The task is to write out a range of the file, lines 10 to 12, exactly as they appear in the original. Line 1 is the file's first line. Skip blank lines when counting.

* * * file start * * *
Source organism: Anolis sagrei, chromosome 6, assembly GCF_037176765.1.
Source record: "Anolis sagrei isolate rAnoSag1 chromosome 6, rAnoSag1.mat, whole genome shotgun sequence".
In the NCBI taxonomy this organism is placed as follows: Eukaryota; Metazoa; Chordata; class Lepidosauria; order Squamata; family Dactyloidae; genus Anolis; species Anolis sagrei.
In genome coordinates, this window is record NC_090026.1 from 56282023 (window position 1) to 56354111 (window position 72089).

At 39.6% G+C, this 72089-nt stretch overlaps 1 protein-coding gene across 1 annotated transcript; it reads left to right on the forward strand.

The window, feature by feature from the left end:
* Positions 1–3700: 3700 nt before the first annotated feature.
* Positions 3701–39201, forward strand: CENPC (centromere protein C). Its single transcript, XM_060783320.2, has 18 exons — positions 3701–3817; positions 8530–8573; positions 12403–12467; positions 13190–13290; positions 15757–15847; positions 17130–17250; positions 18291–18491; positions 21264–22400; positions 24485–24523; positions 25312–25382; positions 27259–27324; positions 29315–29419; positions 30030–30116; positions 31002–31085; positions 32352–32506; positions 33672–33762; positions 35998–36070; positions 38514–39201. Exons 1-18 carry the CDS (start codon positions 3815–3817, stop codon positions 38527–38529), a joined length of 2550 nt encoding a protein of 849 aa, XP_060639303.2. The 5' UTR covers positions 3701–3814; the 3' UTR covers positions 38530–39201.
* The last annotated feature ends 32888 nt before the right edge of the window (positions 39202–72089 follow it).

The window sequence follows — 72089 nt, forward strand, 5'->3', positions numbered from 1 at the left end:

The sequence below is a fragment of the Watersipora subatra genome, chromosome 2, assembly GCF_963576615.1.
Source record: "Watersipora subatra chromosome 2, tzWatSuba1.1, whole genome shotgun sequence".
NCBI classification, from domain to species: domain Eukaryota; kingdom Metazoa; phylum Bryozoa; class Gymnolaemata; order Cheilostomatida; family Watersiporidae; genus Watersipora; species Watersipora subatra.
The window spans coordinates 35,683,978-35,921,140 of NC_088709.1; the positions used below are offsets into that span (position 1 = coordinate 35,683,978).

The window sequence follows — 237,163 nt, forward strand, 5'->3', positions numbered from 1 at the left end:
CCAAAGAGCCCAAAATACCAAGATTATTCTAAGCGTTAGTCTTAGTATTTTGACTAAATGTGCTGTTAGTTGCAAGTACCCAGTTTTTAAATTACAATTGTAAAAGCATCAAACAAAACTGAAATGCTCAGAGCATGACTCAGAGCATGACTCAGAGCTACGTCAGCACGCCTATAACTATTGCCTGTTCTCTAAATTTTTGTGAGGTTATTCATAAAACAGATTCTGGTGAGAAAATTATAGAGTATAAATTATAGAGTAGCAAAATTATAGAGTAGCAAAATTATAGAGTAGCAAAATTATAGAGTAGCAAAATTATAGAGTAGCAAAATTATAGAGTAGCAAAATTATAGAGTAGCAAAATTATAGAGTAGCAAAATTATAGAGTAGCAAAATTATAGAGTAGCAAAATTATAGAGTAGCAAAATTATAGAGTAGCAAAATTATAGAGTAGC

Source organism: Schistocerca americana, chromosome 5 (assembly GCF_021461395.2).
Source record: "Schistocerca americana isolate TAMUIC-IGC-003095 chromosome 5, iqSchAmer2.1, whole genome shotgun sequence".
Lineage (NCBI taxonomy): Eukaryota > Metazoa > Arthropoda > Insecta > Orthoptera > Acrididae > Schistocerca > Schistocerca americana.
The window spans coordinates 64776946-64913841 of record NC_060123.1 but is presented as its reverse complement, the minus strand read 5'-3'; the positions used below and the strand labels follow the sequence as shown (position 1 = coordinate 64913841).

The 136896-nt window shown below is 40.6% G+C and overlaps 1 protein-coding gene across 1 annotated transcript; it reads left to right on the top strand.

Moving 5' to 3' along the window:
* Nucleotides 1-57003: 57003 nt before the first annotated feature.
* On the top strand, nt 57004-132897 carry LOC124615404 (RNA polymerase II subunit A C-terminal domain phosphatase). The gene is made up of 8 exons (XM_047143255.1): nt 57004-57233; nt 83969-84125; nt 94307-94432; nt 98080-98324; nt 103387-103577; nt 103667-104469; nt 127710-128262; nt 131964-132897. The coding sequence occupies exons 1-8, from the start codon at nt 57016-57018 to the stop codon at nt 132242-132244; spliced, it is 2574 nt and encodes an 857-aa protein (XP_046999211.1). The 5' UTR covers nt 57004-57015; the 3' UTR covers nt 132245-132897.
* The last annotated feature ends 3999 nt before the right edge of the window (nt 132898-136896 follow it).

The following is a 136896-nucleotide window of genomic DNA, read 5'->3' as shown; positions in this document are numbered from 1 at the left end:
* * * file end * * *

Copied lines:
The window sequence follows — 72089 nt, forward strand, 5'->3', positions numbered from 1 at the left end:

The sequence below is a fragment of the Watersipora subatra genome, chromosome 2, assembly GCF_963576615.1.
Source record: "Watersipora subatra chromosome 2, tzWatSuba1.1, whole genome shotgun sequence".